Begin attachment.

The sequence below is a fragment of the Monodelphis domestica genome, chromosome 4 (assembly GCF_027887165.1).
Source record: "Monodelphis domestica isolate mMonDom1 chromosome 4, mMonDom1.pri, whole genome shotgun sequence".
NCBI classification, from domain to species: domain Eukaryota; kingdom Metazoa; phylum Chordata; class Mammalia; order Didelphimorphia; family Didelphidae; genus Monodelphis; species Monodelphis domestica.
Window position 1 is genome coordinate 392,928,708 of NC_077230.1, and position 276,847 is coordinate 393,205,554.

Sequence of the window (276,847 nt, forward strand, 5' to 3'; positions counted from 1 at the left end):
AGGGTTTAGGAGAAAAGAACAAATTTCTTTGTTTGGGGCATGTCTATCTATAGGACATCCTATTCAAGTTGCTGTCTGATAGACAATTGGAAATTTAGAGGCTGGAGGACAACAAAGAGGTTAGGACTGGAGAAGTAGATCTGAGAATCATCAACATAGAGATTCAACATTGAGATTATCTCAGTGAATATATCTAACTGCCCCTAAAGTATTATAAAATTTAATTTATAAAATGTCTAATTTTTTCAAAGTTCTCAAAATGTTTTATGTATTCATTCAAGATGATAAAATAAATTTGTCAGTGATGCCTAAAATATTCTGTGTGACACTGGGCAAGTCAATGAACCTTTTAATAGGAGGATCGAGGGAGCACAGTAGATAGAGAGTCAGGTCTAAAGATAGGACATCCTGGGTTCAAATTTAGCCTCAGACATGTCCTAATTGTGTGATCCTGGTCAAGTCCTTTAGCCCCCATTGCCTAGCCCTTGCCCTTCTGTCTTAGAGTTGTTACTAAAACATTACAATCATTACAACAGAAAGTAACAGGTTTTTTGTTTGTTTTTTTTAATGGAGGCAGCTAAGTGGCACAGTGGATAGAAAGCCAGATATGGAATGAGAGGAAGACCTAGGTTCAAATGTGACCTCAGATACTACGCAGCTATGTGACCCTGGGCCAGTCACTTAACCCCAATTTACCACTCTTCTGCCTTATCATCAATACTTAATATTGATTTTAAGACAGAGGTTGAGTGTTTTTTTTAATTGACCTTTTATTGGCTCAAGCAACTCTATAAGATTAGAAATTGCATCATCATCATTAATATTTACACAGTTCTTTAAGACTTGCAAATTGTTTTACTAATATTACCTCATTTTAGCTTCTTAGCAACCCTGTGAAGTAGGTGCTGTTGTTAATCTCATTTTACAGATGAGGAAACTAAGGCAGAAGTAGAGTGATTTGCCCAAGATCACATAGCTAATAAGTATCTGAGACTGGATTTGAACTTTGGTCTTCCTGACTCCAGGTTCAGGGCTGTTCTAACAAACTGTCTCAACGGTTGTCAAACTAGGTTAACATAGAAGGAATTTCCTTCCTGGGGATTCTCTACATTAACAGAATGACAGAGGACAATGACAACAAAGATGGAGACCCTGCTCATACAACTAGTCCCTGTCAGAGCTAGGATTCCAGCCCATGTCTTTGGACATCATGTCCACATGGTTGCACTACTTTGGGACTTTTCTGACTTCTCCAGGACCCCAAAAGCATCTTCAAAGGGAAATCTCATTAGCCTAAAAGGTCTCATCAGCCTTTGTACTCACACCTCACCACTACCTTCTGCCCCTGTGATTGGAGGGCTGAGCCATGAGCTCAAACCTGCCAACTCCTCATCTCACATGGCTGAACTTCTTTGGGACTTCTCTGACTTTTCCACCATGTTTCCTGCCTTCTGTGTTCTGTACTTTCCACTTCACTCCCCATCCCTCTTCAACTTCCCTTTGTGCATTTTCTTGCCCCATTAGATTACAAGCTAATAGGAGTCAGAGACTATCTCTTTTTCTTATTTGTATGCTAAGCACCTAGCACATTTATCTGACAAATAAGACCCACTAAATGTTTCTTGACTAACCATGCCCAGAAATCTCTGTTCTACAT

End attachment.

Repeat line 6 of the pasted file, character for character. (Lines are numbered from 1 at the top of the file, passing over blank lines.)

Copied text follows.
AGGGTTTAGGAGAAAAGAACAAATTTCTTTGTTTGGGGCATGTCTATCTATAGGACATCCTATTCAAGTTGCTGTCTGATAGACAATTGGAAATTTAGAGGCTGGAGGACAACAAAGAGGTTAGGACTGGAGAAGTAGATCTGAGAATCATCAACATAGAGATTCAACATTGAGATTATCTCAGTGAATATATCTAACTGCCCCTAAAGTATTATAAAATTTAATTTATAAAATGTCTAATTTTTTCAAAGTTCTCAAAATGTTTTATGTATTCATTCAAGATGATAAAATAAATTTGTCAGTGATGCCTAAAATATTCTGTGTGACACTGGGCAAGTCAATGAACCTTTTAATAGGAGGATCGAGGGAGCACAGTAGATAGAGAGTCAGGTCTAAAGATAGGACATCCTGGGTTCAAATTTAGCCTCAGACATGTCCTAATTGTGTGATCCTGGTCAAGTCCTTTAGCCCCCATTGCCTAGCCCTTGCCCTTCTGTCTTAGAGTTGTTACTAAAACATTACAATCATTACAACAGAAAGTAACAGGTTTTTTGTTTGTTTTTTTTAATGGAGGCAGCTAAGTGGCACAGTGGATAGAAAGCCAGATATGGAATGAGAGGAAGACCTAGGTTCAAATGTGACCTCAGATACTACGCAGCTATGTGACCCTGGGCCAGTCACTTAACCCCAATTTACCACTCTTCTGCCTTATCATCAATACTTAATATTGATTTTAAGACAGAGGTTGAGTGTTTTTTTTAATTGACCTTTTATTGGCTCAAGCAACTCTATAAGATTAGAAATTGCATCATCATCATTAATATTTACACAGTTCTTTAAGACTTGCAAATTGTTTTACTAATATTACCTCATTTTAGCTTCTTAGCAACCCTGTGAAGTAGGTGCTGTTGTTAATCTCATTTTACAGATGAGGAAACTAAGGCAGAAGTAGAGTGATTTGCCCAAGATCACATAGCTAATAAGTATCTGAGACTGGATTTGAACTTTGGTCTTCCTGACTCCAGGTTCAGGGCTGTTCTAACAAACTGTCTCAACGGTTGTCAAACTAGGTTAACATAGAAGGAATTTCCTTCCTGGGGATTCTCTACATTAACAGAATGACAGAGGACAATGACAACAAAGATGGAGACCCTGCTCATACAACTAGTCCCTGTCAGAGCTAGGATTCCAGCCCATGTCTTTGGACATCATGTCCACATGGTTGCACTACTTTGGGACTTTTCTGACTTCTCCAGGACCCCAAAAGCATCTTCAAAGGGAAATCTCATTAGCCTAAAAGGTCTCATCAGCCTTTGTACTCACACCTCACCACTACCTTCTGCCCCTGTGATTGGAGGGCTGAGCCATGAGCTCAAACCTGCCAACTCCTCATCTCACATGGCTGAACTTCTTTGGGACTTCTCTGACTTTTCCACCATGTTTCCTGCCTTCTGTGTTCTGTACTTTCCACTTCACTCCCCATCCCTCTTCAACTTCCCTTTGTGCATTTTCTTGCCCCATTAGATTACAAGCTAATAGGAGTCAGAGACTATCTCTTTTTCTTATTTGTATGCTAAGCACCTAGCACATTTATCTGACAAATAAGACCCACTAAATGTTTCTTGACTAACCATGCCCAGAAATCTCTGTTCTACAT